CVS Earnings Preview: Contract Losses Likely To Impact Results

by Trefis Team
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CVS Health (NYSE:CVS) is scheduled to announce its first quarter results on May 2. The company is coming off a turbulent 2016, in which it lost contracts with the Department of Defense and Prime Therapeutics to its rival Walgreens. The new deals came into effect in December 1, 2016 and January 1, 2017, respectively, and should impact the company’s performance in the current fiscal year.

In the upcoming results for the quarter ended March, the consensus expectation is for CVS to report revenues of $44.37 billion, implying growth of 3% over the same period last year. On the EPS front, the company is expected to generate EPS of $1.11, which would imply a decline of almost 6% over Q1 FY’16.

Screen Shot 2017-05-01 at 13.22.33

CVS has factored in the impact of the loss of contracts in its guidance and anticipates revenue growth in the range of 1-2.75% for the quarter ending March. The growth in revenues is expected to be fueled by 6.25-8% growth in PBM revenues, the flu season and an aging population in the country, offset by revenues of the Retail/Long Term Care segment, which are expected to decline in the range of 3.25-5%.  Additionally, the company anticipates to generate adjusted EPS in the range of $1.07 to $1.13, which would represent a decline of 4.75% to 9.75% on a year over year (y-o-y) basis.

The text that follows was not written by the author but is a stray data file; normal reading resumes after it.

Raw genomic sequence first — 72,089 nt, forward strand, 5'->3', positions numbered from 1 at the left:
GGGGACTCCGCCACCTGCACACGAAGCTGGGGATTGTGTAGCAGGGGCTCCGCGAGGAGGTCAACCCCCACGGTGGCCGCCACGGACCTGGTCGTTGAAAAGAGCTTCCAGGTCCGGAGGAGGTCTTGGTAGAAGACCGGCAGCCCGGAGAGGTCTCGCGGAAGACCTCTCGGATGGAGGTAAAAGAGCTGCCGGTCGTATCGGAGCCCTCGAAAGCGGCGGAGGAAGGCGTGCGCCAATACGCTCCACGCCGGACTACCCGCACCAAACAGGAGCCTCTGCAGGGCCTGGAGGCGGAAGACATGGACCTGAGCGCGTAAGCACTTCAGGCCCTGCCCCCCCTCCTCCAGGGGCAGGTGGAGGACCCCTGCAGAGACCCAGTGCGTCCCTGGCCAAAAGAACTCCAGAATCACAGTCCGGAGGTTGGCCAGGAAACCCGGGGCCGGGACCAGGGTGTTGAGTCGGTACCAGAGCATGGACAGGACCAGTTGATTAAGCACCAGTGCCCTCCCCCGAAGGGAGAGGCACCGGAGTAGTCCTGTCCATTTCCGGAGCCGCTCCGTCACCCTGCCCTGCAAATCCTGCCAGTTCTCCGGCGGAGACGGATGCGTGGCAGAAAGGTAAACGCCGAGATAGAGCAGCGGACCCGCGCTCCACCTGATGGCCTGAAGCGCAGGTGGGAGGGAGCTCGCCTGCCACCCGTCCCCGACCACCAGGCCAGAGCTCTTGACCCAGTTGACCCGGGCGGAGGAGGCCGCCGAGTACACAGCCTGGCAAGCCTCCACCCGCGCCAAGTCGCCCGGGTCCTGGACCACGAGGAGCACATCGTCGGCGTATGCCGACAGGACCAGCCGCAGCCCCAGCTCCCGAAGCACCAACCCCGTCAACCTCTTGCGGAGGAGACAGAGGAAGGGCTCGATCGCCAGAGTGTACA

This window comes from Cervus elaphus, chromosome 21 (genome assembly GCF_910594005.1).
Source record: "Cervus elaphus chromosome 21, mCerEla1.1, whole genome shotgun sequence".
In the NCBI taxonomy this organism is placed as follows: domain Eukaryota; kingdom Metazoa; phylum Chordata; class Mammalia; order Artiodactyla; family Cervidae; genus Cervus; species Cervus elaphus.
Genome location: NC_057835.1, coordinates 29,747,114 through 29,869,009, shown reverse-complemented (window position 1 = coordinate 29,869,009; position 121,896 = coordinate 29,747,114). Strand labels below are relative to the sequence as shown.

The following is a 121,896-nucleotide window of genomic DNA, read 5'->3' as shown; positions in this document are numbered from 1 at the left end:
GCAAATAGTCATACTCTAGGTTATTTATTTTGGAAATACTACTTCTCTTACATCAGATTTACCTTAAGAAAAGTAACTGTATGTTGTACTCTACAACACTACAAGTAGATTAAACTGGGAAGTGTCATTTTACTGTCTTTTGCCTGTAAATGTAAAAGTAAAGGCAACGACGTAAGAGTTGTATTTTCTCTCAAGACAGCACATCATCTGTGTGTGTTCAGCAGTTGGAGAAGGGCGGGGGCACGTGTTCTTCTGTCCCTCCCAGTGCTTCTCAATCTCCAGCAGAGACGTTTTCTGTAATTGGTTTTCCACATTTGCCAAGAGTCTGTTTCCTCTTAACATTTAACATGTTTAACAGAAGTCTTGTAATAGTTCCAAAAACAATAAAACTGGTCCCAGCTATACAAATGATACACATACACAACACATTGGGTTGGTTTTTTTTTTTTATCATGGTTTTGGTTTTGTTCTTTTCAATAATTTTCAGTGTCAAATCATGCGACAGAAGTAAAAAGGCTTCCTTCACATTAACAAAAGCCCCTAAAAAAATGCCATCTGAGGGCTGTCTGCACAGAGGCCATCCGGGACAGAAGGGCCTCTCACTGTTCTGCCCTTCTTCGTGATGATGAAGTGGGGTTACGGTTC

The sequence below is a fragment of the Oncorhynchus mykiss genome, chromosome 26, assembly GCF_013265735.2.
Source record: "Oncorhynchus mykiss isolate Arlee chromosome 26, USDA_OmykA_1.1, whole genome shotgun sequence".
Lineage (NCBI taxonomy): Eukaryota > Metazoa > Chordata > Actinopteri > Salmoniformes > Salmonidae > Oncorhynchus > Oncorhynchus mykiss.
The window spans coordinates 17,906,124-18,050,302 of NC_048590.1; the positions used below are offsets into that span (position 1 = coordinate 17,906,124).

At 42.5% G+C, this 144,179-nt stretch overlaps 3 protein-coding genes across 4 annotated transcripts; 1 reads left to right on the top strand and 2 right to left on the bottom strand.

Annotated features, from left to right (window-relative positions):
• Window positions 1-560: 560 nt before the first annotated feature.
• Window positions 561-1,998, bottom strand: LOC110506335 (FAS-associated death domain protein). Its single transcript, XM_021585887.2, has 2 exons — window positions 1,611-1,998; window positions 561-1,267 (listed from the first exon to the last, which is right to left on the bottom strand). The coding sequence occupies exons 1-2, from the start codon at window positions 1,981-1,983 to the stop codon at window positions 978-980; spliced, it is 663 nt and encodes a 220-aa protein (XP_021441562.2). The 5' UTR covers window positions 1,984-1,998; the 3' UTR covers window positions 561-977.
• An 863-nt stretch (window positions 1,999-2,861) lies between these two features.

Additionally, to counter the loss of contracts to Walgreens, which is expected to significantly impact CVS’s performance in the upcoming period, the company has taken a host of measures to counter the losses. Some of the measures include expanding its ongoing partnership with Optum and offering bundled service offerings to its customers. Moreover, the company plans to improve its productivity by focusing on store rationalization and optimizing its delivery platforms, to name a few. These measures are expected to bring savings to the tune of $3 billion by the end of 2021.

The Pharmacy Benefit Management division has started strongly in 2017 and, after a successful enrollment period for its Medicare plans for the current year, it now has net new business of around 4.4 billion and a retention rate of almost 97%. This should help the company cope with the contract losses and provide a solid revenue source going forward.


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